across the board (to add to the myriad 4 stars for previous shows). Alter egos, ailments, love, nostalgia, indie-nights and bellylaughs: an hour of raucous stand-up for anyone who’s tried to live in the moment, only to realise that moment happened over a decade ago... “Just… funny, joyous and charmingly self deprecating. Fine stuff indeed” - Steve Bennett, Chortle H H H H “An honest, poignant and very funny hour” - The List H H H H

Bring along any unwanted book - or a whole pile of them - to swap (hence the name innit), join in the discussions, drop questions in the hat, meet the authors and of course trough lots of cake and what we call “tea”! January’s guests are Gareth Roberts - author of “Whatever Happened To Billy Parks?” and William Sutton - author of “Lawless and the Devil of Euston Square”


You can also catch Firestation Bookswap at the Bath Literature Festival in March!

Our fully licensed bar is open 7 days a week with the best jukebox in town and regular music and media events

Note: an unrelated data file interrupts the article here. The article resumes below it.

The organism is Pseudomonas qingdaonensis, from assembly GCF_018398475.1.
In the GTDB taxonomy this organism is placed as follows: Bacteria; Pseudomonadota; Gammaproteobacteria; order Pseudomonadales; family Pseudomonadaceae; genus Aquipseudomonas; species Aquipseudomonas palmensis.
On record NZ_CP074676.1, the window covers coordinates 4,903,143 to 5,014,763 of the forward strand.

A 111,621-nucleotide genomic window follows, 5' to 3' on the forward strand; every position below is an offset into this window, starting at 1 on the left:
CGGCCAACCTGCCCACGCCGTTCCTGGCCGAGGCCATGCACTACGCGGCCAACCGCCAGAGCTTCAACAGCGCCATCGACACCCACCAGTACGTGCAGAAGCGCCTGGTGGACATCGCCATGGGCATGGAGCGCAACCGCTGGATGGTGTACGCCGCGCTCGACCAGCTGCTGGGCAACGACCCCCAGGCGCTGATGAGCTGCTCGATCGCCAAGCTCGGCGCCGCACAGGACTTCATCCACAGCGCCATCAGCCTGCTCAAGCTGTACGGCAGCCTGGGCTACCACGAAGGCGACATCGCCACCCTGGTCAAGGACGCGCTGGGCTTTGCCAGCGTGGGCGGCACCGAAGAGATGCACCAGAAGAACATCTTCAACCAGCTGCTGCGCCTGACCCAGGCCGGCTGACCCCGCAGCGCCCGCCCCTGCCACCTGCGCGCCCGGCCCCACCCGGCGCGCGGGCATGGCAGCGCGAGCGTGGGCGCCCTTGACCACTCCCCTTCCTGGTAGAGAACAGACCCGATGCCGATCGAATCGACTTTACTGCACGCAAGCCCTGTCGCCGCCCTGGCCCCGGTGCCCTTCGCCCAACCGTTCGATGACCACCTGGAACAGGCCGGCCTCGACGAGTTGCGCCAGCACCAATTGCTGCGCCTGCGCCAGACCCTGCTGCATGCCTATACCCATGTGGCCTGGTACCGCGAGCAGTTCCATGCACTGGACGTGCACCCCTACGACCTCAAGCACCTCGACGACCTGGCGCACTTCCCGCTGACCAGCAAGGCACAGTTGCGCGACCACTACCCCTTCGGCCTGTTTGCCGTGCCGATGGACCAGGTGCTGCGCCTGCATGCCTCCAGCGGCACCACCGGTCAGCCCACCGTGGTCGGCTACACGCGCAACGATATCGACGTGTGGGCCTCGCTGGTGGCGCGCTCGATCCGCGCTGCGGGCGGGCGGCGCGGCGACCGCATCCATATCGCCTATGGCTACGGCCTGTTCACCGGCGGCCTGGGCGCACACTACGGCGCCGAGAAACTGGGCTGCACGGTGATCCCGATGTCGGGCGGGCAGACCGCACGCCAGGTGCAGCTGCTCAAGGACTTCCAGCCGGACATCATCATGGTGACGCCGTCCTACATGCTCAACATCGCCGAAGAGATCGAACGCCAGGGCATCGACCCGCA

MARVELLOUS MEDICINES Every Tuesday night from 7:00pm


Thursday 23 January from 8:00pm Thursday 20 February from 8:00pm Thursday 20 March from 8:00pm Thursday 17 April from 8:00pm

Saturday 01 February from 8:00pm Saturday 01 March from 8:00pm Sat 05 April from 8:00pm


Saturday 15 February from 8:00pm

Saturday 26 April from 8:00pm

West London’s infamous all-comers DJ night kicks off all over again! How it works: • Pick 7 awesome tunes •B  ring them down on an iPod, CD or other such thingy • Write your name on the board • Play them loud • I f they’re rubbish, you’ll get gonged off • I f they’re super-wicked and quite sick, you’ll win the coveted 7UP prize and lusty looks from your gender of choice!

Saturday 22 March from 8:00pm



The Firestation Centre for Arts & Culture Issue 17 Winter/Spring Programme January - April 2014

Tuesday 21 January, 7pm

Thursday 23 January, 7.30pm

Friday 31 January, 8pm




The Loft Tickets: Free entry

Auditorium Tickets: Free entry